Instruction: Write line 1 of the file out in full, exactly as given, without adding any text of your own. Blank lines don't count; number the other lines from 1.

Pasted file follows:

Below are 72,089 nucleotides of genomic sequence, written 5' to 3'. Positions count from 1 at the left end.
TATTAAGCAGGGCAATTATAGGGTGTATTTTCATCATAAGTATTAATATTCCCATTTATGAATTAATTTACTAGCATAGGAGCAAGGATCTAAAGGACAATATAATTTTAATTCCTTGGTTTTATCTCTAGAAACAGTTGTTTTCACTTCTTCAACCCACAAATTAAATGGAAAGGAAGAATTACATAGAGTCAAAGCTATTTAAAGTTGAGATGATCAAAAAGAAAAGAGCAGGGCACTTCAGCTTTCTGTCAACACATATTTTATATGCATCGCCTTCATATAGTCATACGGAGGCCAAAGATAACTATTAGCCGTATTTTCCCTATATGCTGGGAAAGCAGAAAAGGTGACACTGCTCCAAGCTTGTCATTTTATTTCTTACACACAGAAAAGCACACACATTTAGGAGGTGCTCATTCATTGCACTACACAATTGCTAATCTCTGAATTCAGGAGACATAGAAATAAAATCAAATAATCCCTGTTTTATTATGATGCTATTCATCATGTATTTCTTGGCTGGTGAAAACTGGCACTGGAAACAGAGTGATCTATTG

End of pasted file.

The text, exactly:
Below are 72,089 nucleotides of genomic sequence, written 5' to 3'. Positions count from 1 at the left end.